Experimenting with Landing Pages for Rightio

We took an experimentation-led approach to analysing their current landing pages.

Rightio want to help you look after your home; it’s a 24/7 service that enables its customers to find and book reputable local tradesmen. We have just finished a piece of work testing their landing pages, with the aim of helping them to better understand what drives customers on their website to actually make a booking.

The project was an interesting one, as it had lots of different moving parts, including elements of offline conversion, as well as different regions and demographics. With this in mind, I’d like to share how we tackled analysis of the project, including some of the tools and services we used, as well as most importantly, a bit about our results.

Different Regions, Different Messages

We got off to a great start – Rightio are very marketing-savvy, with a good grasp of pay per click (PPC) optimisation. The team had already developed hundreds of different landing pages that were suited to the many different regions they are active in, paired with hyper-localised PPC adverts and keyword bidding.

So, during the first phase of the project (‘Think’), we identified that we would need to run a multivariate test in several of these regions, as someone in Leeds might have different needs compared to someone in London.

Next up, we needed to consider the types of messaging we would use within our test. We decided on a multivariate test, as this would allow us to understand how the combination of messaging within components on the site influenced conversion. From Rightio’s analysis, we identified three key themes coming through as concerns and potential conversion push points for users:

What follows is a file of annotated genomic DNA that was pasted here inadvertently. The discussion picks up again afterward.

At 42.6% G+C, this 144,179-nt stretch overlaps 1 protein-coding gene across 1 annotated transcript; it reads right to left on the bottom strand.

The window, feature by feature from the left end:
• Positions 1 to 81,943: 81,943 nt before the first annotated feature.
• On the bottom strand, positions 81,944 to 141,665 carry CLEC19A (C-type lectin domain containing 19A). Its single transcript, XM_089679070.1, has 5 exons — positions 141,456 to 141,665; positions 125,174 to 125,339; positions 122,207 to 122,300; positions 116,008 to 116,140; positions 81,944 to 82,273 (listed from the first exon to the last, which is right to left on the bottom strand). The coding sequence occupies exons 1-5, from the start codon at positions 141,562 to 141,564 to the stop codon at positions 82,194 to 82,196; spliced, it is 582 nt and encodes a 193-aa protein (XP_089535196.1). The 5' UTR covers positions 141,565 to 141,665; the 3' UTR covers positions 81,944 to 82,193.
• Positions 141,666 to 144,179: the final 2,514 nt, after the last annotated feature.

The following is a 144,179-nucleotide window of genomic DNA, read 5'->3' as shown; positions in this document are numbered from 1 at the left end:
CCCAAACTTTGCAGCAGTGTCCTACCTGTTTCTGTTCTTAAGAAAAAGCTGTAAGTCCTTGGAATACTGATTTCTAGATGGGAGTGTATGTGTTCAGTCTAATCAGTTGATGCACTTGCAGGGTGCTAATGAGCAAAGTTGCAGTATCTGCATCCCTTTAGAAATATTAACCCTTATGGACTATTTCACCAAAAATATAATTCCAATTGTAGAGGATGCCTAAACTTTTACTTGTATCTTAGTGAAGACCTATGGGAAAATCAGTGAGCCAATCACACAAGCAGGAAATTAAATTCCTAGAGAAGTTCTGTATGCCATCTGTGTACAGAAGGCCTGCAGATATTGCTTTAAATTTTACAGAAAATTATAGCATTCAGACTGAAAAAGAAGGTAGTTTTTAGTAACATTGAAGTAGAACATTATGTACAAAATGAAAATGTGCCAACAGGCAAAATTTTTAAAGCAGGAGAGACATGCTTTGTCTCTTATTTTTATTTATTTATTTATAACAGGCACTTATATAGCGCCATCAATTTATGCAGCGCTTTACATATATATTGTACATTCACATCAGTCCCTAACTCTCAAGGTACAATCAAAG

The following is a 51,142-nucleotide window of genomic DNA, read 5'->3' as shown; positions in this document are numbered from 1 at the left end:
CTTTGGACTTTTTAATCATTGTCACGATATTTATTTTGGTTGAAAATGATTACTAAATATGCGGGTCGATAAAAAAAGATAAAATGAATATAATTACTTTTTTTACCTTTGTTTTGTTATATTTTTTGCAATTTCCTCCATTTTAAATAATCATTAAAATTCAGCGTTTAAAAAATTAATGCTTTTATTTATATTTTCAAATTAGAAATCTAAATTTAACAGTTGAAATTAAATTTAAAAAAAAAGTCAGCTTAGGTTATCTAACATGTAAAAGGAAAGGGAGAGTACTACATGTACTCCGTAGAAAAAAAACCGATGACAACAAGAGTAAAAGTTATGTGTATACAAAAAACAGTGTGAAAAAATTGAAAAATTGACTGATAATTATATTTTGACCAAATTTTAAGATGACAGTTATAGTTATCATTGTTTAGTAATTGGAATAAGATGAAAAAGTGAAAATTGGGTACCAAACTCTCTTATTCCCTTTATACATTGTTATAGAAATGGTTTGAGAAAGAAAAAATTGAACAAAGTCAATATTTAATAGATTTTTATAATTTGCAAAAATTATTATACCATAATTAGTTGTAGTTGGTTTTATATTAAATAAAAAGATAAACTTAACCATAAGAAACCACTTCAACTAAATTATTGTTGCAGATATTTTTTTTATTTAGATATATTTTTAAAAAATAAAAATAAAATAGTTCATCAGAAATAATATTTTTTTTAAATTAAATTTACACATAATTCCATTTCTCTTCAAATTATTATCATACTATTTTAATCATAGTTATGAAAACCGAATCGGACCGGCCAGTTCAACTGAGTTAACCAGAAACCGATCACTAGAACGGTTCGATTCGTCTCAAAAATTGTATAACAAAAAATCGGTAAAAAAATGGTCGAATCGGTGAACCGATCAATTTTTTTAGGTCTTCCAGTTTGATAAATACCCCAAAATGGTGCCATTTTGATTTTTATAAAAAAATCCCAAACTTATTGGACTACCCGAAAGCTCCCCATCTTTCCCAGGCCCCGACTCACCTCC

• Speed
  • Price
  • Trust

Testing a Landing Page for Brighton users, with ‘Trust’ as the key conversion point.

We also included a ‘Wildcard’, which combined these different messaging points to help us understand if one core messaging theme was important, or if it was a blend of multiple.

Running the test

So, we had 4 regions to run a test in and 4 variants, as well as of course the control page. This meant we had 20 landing pages to work with. Rightio’s conversion takes place offline (a user picks up the phone and calls them about a plumbing leak), so we needed to understand how this would be reported. The solution was that the in-house team implemented new phone numbers for each variant, as well as a ‘clean’ control number which wouldn’t appear anywhere else.

We also used Optimizely to manage our traffic allocation. When building the pages, it became clear that it would be easier to use Optimizely’s redirect traffic functionality, which allows you to redirect a set percentage of users per landing page variant.

Optimizely also allowed us to easily integrate Google Analytics, so we had custom dimension tracking (functionality which allows you to powerfully segment users) for each variant in place.

Optimizely also integrates with Crazy Egg, which uses heat maps so you can see where exactly your visitors are engaging with your website.

Outcomes for Rightio

Getting to a point where our results had statistical significance was key, but as our conversion took place offline, we couldn’t use Optimizely’s inbuilt tool for measuring this, so instead we used a ‘two-tailed test’. This can be a controversial topic within statistics and it’s important to understand there are nuances between one and two-tailed tests (more on that here).

This methodical approach to testing meant we were able to finalise our results with confidence. We tested our findings for statistical significance and found that across the board, at least one variant outperformed the control, per region, giving Rightio a clear way forward.

Want to know more about multivariate testing?

Here are Holly’s recommended links for further reading: